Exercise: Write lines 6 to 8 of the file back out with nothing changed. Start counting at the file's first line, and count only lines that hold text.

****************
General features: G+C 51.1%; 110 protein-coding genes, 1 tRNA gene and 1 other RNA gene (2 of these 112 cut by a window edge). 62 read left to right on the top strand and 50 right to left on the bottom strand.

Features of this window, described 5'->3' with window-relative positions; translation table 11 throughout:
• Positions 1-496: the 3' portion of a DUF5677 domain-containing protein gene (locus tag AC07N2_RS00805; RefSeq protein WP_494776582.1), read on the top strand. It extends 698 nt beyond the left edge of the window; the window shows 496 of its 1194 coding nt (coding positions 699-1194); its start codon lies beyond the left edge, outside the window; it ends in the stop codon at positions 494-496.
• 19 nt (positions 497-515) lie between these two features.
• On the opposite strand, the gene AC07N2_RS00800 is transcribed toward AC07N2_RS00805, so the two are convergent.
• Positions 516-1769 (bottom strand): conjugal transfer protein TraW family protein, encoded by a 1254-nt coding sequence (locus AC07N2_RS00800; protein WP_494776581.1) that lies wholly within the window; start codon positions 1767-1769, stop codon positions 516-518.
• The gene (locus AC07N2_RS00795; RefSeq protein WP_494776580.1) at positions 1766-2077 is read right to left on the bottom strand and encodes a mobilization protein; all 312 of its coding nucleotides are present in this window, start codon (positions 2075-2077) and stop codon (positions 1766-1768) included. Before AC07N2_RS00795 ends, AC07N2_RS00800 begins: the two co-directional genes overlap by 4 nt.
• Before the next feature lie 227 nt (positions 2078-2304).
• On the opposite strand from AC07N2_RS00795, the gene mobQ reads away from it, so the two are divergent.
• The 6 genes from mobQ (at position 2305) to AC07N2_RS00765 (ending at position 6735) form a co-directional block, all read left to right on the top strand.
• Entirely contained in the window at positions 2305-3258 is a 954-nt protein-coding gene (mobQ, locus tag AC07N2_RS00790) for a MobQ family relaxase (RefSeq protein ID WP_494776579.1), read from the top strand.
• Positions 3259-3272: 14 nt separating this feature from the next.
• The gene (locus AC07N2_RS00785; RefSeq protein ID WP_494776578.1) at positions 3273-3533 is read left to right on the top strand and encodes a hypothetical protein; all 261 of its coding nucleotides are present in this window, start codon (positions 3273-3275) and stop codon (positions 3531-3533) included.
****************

• Positions 516-1769 (bottom strand): conjugal transfer protein TraW family protein, encoded by a 1254-nt coding sequence (locus AC07N2_RS00800; protein WP_494776581.1) that lies wholly within the window; start codon positions 1767-1769, stop codon positions 516-518.
• The gene (locus AC07N2_RS00795; RefSeq protein WP_494776580.1) at positions 1766-2077 is read right to left on the bottom strand and encodes a mobilization protein; all 312 of its coding nucleotides are present in this window, start codon (positions 2075-2077) and stop codon (positions 1766-1768) included. Before AC07N2_RS00795 ends, AC07N2_RS00800 begins: the two co-directional genes overlap by 4 nt.
• Before the next feature lie 227 nt (positions 2078-2304).